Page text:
Taro Okamoto’s “Men Aflame” (1955) is a swirling fusion of figuration, surrealism and abstraction. The content addresses the irradiation of Japanese sailors onboard the Dai-go Fukuryu-maru by fallout from American nuclear testing on Bikini Atoll. The painting is part of the 1950s Japanese art movement known as “reportage.” It was serious art — politically engaged, socially conscious and outraged.

“Art informel” (unformed art) of the later 1950s swept aside reportage and everything else with such apparent force that it was refered to as a whirlwind or typhoon. It was, however, largely a generational development in abstract painting.

Before the end of World War II, the mostly 19th-century-born generation who instigated abstraction had died — Paul Klee in 1940, Robert Delaunay in 1941, Wassily Kandinsky and Piet Mondrian in 1944. Postwar Paris rehabilitated those “cool” geometrical abstractions, though an oppositional trend focusing on an abstraction with figurative and expressive elements also arose. These were lyrical, organic and expressed inner sentiment. The trend gained traction in a 1945 loosely affiliated Salon de Mai exhibition by the postwar School of Paris artists. And it was this show, which was introduced to Japan in 1950-51, that segued into informel.

The French theorist and promoter Michel Tapie assembled an international cast of works, including Jean Fautrier’s dynamic swishes of paint, and Jean Debuffet’s plaster-like paint surfaces, scratched with graffiti as in “Woman’s Body” (1950). He christened their non-geometrical abstractions “an other art” in 1952 with the term “informel” for its theorized form.

The thrust of the movement was abstraction through painterly action, emotive expression, spontaneity, impulse and improvisation. The splattered surfaces of Japanese painter Toshimitsu Imai and the more controlled applications of pigment by Hisao Domoto were integral to Tapie’s informel vision. It was these two Japanese artists, then based in France, who introduced the movement to Japan in 1953. Later, examples assembled by Imai and Taro Okamoto were shown in Tokyo in 1955 and 1956.

But it was in 1957, when Imai brought Tapie and the painters Georges Mathieu and Sam Francis to Japan to give public painting performances, that the whirlwind struck. The Ashiya-based Gutai Art Association that formed in 1954 was proclaimed a kindred spirit by Tapie and he included a special section for his newfound Japanese contingent in the 1957 exhibition “Contemporary World Art” at the Bridgestone Museum of Art. It included Kazuo Shiraga who painted with his feet, as in “Ten’ansei Seimenju” (1960); the Gutai founder Jiro Yoshihara; and Shozo Shimamoto, who typically donned boxing gloves dipped in ink and punched canvases tacked to the walls for works such as “Boxing Painting” (1991). Gutai was subsequently promoted internationally by Tapie.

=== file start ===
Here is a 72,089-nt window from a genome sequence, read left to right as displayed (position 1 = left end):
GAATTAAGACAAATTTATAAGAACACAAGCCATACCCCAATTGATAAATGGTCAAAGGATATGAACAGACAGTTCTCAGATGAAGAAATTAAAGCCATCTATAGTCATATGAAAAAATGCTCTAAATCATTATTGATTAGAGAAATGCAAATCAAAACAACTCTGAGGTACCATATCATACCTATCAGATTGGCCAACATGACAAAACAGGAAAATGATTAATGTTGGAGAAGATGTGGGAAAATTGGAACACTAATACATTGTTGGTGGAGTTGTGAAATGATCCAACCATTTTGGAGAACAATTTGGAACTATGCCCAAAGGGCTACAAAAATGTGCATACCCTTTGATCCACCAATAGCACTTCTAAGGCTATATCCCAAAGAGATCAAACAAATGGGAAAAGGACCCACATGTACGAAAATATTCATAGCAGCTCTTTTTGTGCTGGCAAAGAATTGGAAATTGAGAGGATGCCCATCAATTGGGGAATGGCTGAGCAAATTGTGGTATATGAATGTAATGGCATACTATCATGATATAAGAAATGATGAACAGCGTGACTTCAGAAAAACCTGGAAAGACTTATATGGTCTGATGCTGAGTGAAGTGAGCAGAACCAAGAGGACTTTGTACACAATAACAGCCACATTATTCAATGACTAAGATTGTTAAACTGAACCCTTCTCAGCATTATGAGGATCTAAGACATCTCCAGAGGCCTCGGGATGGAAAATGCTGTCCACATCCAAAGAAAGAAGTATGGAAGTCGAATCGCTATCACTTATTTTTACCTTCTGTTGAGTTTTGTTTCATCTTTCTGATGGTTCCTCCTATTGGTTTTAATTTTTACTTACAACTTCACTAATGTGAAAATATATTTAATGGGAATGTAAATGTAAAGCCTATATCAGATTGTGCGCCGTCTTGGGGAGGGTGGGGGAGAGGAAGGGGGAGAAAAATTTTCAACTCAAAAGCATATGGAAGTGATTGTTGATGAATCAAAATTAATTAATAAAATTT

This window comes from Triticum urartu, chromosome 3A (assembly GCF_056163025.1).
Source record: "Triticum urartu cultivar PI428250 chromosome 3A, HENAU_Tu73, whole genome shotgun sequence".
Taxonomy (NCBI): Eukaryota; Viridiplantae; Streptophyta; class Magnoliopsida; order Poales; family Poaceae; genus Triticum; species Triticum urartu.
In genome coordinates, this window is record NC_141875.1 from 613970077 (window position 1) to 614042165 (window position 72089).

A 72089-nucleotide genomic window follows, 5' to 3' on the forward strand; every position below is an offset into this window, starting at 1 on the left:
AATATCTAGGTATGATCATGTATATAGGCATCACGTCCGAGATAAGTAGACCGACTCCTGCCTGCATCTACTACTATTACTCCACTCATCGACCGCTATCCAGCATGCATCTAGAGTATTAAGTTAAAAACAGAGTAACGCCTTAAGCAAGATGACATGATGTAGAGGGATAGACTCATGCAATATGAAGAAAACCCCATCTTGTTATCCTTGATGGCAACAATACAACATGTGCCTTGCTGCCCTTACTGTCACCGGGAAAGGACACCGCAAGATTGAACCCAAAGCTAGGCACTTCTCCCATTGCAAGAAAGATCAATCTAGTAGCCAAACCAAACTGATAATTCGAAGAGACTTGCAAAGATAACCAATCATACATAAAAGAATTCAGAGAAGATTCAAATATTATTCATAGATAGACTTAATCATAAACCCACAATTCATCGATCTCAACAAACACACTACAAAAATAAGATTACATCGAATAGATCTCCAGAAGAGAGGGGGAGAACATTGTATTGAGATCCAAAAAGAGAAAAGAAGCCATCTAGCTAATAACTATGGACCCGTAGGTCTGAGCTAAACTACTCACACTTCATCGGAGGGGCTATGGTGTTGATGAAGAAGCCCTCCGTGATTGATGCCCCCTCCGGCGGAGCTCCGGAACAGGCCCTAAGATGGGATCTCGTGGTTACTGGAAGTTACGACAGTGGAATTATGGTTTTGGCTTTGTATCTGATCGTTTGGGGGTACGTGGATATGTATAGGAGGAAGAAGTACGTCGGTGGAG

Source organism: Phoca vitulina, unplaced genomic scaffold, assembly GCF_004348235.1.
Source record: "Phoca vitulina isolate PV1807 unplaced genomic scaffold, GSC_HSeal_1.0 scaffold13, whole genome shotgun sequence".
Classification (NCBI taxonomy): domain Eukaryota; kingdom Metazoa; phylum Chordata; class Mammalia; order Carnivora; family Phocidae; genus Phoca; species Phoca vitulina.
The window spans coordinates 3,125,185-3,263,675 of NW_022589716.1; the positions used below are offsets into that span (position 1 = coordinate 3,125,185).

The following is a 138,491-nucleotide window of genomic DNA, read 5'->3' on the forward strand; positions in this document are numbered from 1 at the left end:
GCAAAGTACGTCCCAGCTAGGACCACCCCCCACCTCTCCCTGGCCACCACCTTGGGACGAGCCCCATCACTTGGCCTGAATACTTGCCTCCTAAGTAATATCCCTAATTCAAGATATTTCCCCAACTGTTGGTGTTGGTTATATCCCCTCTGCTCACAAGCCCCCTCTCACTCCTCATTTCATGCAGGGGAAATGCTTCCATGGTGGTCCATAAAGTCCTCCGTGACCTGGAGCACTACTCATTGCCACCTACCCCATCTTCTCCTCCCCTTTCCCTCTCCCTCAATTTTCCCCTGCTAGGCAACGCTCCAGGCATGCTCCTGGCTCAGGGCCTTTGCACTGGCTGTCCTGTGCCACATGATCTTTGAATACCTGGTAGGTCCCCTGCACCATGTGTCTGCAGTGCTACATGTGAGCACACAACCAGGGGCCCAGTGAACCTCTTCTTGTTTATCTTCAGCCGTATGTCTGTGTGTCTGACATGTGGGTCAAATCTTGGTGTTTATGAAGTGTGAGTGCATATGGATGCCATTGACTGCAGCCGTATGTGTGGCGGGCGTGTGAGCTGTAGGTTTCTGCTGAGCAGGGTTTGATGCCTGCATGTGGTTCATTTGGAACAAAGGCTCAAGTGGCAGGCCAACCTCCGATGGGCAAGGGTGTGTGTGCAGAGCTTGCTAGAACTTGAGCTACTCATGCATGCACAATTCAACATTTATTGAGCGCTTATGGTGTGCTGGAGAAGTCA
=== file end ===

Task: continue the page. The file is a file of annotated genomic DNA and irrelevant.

The informel explosion was enthusiastically embraced by Japan’s traditional arts. In calligraphy, Shiryu Morita produced bold abstractions that nonetheless retained traces of the lexical foundation of written scripts. The nihonga (Japanese-style painting) avant-garde, the Pan Real Art Association (though active from a decade before informel arrived), were roused to create heavily sculptural paintings that left informel looking flat, such as bulbous folded sackings by Hidetaka Ohno.

The Kera Art Association, officially formed in 1960 with the aim of bridging the historical division between Western and Japanese painting, also pursued low-relief sculptural painting through collaging pipes and wooden planks onto painting surfaces. There was also the ikebana sculpture of Sofu Teshigahara, the lyrical lacquer panels of Banura Shogo’s “Evening Tides” (1963) and the splashed glazes on the ceramics of Kanjiro Kawai. Even high school art exhibitions were said to evidence the informel aesthetic.

The 1957 intensification of the informel whirlwind was received positively in Japan; though by 1958, critics began raising a familiar prewar objection: Japan had again superficially transplanted a Western art movement that ultimately obscured the pre-existing local situation.

Gutai was a case in point. The early postwar Japanese art world had craved international attention and got it with Tapie’s embrace, but it was on his terms. Gutai essentially became a group of painters in line with Tapie’s aims, whereas earlier the group had developed strategies such as outdoor art festivals, mail art and performances that predated Allen Kaprow’s conceptual “happenings.” Artists and historians have been trying to recover the significance of Japan’s events ever since. The French critic Pierre Restany called Gutai “victims,” ones who had “lost their souls” in assimilating with international informel to the detriment of their innovative locally developed practices.

By 1959, the realization dawned that the postwar art center was New York and not Paris and that informel was in competition with American abstract-expressionism. The latter won out, and informel today is something of an extensive footnote in comparison. But even by the late ’50s, the anti-art and junk-art movement stars were ascending, as in Tetsumi Kudo’s “Proliferating Chain Reaction” (1956-57), made from a tree root and nails, peaking in 1963-64. And with that, the informel storm abated.

“A Feverish Era: Art Informel and the Expansion of Japanese Artistic Expression in the 1950s and ’60s” at The National Museum of Modern Art, Kyoto, runs until Sept. 11; 9:30 a.m.-5 p.m. (Fri. until 8 p.m.). ¥900. Closed Mon. www.momak.go.jp

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